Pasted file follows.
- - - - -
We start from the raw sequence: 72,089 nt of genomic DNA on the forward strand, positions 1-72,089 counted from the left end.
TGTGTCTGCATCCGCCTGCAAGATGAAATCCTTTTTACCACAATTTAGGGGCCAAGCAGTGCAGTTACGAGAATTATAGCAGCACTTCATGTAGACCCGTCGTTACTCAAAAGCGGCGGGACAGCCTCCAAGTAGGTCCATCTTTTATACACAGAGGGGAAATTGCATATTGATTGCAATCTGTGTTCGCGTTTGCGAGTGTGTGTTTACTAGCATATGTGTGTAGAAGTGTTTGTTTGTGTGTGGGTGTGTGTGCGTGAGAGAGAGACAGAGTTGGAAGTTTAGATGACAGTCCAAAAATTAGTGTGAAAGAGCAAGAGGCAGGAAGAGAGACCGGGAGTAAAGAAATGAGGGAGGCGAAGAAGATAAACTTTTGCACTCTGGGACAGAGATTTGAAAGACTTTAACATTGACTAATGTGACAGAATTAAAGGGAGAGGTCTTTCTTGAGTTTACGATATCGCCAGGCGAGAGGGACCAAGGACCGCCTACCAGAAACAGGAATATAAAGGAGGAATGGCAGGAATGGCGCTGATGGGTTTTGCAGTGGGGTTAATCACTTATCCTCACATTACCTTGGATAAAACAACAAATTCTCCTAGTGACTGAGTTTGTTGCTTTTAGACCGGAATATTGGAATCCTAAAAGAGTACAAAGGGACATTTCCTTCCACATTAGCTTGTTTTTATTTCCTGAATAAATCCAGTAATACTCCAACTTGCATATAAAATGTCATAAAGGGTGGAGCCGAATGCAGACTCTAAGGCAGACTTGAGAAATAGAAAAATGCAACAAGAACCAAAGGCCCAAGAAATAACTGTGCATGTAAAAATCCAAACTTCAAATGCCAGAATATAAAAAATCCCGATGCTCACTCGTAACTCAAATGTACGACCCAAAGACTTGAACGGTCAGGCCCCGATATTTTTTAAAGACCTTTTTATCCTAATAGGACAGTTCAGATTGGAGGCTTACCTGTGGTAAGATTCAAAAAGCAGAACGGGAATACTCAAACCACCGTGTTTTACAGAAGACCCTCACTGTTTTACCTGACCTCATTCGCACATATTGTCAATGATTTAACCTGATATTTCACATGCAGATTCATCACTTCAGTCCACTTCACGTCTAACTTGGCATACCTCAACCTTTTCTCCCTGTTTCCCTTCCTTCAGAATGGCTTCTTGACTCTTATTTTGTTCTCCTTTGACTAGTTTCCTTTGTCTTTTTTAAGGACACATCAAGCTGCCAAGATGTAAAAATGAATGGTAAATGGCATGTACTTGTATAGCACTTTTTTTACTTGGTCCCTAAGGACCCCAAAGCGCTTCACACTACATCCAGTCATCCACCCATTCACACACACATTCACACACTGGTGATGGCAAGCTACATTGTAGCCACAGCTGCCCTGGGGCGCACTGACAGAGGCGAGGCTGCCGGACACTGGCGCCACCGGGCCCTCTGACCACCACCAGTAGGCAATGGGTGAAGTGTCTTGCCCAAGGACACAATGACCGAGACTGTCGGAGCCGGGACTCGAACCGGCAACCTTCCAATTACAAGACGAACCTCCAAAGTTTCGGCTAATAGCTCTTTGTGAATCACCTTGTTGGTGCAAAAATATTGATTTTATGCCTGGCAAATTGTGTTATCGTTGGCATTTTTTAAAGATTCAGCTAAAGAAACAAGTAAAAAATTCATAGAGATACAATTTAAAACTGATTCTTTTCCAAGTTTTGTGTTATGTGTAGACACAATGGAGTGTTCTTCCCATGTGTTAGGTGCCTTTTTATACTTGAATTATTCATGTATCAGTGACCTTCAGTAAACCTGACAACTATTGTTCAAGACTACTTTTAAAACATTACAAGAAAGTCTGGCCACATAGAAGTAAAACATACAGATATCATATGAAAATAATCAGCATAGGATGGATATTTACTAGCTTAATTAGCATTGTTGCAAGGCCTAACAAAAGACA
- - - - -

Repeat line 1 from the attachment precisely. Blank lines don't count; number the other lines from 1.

We start from the raw sequence: 72,089 nt of genomic DNA on the forward strand, positions 1-72,089 counted from the left end.